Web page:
• All the officers, military and civil, and the troops composing the garrison of the Cape, shall leave the town with all the honors of war, carrying with them their arms and all the private property belonging to their demi-brigades.
• The sick and wounded who shall not be in a condition to embark shall be taken care of in the hospitals until their recovery. They are specially recommended to the humanity of General Dessalines.
Victory allowed the proclamation of INDEPENDENCE on January 1 1804 making Haiti the first postcolonial sovereign state in Latin America and the first to stage a successful revolution against a European empire. It stopped the furtherance of the envisaged genocide and expansion of French colonialism not only in the Caribbean but in the USA. France immediately sold Louisiana and although it happened decades later the uprisings of the enslaved and the strength of the anti-slavery campaign forced a second emancipation in the newly re-enslaved French territories in 1848.
The success of the Haitian Revolution triggered important changes in the colonial slave-owning Europe. A UNESCO Report of 1978 assets ‘The Haitian Revolution spread terror in the slave-trading colonies and metropolitan countries and slaves regarded it as symbolic’ . It might not necessarily be the only contributing factor but it served as an example for many other national liberation movements, especially those in Latin America. Three years later in 1807 the European Trade in Enslaved Africans was abolished and thirty years after in 1834, the Enslavement of Africans in the British colonies was ended – with qualifications such as apprenticeship and the continuation of colonial rule.
In summary I quote from Theophilus G. Steward’s ‘The Message of San Domingo to the African Race’: “The mention of that name, San Domingo calls up the recollection of one of the finest colonies, of one of the noblest struggles for liberty, of one of the grandest men, and of one of the foulest deeds in the history of revolutionary France. The great Frederick Douglass said in 1894: ‘I can speak of her, not only words of admiration, but words of gratitude as well. She has grandly served the cause of universal human liberty. We should not forget that the freedom you and I enjoy to-day; that the freedom that eight hundred thousand colored people enjoy in the British West Indies; the freedom that has come to the colored race the world over, is largely due to the brave stand taken by the black sons, of Haiti ninety years ago. When they struck for freedom, they builded better than they knew. Their swords were not drawn and could not be drawn simply for themselves alone. They were linked and interlinked with their race, and striking for their freedom, they struck for the freedom of every black man in the world’.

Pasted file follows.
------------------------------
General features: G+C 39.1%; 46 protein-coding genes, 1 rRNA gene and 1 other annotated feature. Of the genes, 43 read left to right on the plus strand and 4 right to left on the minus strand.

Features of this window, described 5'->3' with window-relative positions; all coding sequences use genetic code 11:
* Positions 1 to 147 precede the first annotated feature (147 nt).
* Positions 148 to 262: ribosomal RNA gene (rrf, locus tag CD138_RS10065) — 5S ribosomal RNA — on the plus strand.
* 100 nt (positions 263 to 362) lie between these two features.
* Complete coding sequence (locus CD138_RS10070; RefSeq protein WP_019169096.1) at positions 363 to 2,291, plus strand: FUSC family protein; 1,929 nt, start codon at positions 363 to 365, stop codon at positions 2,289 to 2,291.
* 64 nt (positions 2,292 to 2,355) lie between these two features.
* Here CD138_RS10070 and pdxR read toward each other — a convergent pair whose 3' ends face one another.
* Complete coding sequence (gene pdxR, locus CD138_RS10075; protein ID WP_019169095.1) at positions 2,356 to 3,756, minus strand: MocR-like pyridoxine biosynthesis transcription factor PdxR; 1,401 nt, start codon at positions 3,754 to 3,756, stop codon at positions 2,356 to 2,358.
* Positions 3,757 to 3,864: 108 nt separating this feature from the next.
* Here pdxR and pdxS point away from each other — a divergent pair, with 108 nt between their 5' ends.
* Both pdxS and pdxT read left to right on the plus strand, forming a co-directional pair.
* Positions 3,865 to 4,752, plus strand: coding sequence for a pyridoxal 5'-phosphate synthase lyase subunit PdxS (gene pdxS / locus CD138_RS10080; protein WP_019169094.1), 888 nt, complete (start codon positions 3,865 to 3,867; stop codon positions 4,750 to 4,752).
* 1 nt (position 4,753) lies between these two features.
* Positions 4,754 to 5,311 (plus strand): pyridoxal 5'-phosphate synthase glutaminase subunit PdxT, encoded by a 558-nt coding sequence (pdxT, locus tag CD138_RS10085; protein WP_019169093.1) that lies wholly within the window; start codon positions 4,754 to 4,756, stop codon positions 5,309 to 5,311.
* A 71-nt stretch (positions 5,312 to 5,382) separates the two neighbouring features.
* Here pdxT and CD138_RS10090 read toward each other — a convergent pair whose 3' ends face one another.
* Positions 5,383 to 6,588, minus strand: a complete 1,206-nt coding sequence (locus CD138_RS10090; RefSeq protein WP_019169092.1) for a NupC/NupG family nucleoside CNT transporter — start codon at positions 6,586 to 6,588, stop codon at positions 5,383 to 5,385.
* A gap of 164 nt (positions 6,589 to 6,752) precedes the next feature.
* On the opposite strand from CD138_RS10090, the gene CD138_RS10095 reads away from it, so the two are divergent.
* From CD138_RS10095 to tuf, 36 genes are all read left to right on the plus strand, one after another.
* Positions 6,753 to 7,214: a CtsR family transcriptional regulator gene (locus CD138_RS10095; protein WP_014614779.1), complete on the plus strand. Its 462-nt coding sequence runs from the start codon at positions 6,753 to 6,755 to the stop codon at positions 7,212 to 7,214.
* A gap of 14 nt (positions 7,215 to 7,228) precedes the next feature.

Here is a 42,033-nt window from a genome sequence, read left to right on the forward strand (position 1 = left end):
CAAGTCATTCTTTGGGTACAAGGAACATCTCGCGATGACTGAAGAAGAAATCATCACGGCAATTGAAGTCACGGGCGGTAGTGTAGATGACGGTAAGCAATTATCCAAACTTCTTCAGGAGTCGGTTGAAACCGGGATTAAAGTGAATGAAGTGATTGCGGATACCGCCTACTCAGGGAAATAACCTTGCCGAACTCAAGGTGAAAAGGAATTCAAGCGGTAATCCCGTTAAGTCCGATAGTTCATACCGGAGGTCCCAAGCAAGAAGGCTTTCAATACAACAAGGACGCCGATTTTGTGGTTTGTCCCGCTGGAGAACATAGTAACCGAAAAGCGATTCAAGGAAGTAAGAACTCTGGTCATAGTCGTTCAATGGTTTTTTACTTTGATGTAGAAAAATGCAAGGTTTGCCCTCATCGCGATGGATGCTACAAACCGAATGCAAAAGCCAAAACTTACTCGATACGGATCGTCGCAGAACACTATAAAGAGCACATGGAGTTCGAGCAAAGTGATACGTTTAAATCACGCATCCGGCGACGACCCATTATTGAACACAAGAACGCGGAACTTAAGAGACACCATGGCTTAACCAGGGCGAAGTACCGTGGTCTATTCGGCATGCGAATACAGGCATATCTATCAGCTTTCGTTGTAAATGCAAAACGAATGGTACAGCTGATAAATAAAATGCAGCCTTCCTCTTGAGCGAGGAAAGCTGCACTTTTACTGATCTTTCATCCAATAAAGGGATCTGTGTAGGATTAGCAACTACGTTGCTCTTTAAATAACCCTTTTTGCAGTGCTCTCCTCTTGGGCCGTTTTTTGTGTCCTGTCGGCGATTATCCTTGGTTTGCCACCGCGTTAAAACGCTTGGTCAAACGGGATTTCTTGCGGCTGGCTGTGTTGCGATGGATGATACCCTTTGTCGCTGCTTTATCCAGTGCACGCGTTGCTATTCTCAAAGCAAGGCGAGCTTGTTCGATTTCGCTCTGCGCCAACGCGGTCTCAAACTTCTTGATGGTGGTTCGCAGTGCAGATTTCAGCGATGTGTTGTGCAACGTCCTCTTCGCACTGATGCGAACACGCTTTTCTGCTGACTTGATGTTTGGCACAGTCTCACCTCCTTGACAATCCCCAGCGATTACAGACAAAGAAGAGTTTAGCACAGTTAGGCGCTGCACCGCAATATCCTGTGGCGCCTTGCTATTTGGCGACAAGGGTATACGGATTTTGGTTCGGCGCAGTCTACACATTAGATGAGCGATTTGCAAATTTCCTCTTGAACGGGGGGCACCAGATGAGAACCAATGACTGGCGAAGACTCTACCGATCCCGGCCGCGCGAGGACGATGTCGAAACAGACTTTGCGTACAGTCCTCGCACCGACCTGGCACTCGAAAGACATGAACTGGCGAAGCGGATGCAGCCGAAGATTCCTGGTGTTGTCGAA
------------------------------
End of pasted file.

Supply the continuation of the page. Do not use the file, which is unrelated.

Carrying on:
I would like to leap to the end of the nineteenth century and resume the analysis of the contributions of Haiti that took place thereafter. The country – after 1804 – was preoccupied with the aggression of France, its European Allies and the USA. I will revisit this scenario later but will mention here that one of the internal challenges facing what was essentially a military government was the difficulty of moulding fourteen groups of descendants from the mother country – each with peculiar socio-economic histories – into ‘a people’.
CLR James suggests that in addition – the leadership of Haiti intelligentsia ‘tried for nearly a hundred years to build a model of French civilization and culture in the West Indies’ . Admittedly CLR suggests – they failed to do so and ‘they then turned back home’. What they found and built up was the African heritage which the Haitian peasant more than all others in the West Indies had preserved’ . There was no systematic concentration and focus on Africa before this reversal of thinking and direction
The movement ’to turn back home’ was led by Haitian Jean Price-Mars, a physician, a world class sociologist, a member of the diplomatic corps who on study in Paris rubbed shoulders with Léopold Senghor, who became the first president of Senegal and with Martiniquan poet Aime Cesaire and initiated the concepts of Negritude which along with those of Pan Africanism eventually brought the continent of Africa back to the world stage in the twentieth century. The major contributors to this re-centering of Africa include Edward Wilmot Blyden born in St. Thomas/Virgin Islands, Jamaican Marcus Garvey and George Padmore, Trinidadian born. The first Pan African Congress held in 1901 was organized by Henry Sylvester Williams who had in 1897 formed the African Association ‘to challenge paternalism, racism and imperialism and to ‘promote and protect the interests of all subjects claiming African descent…’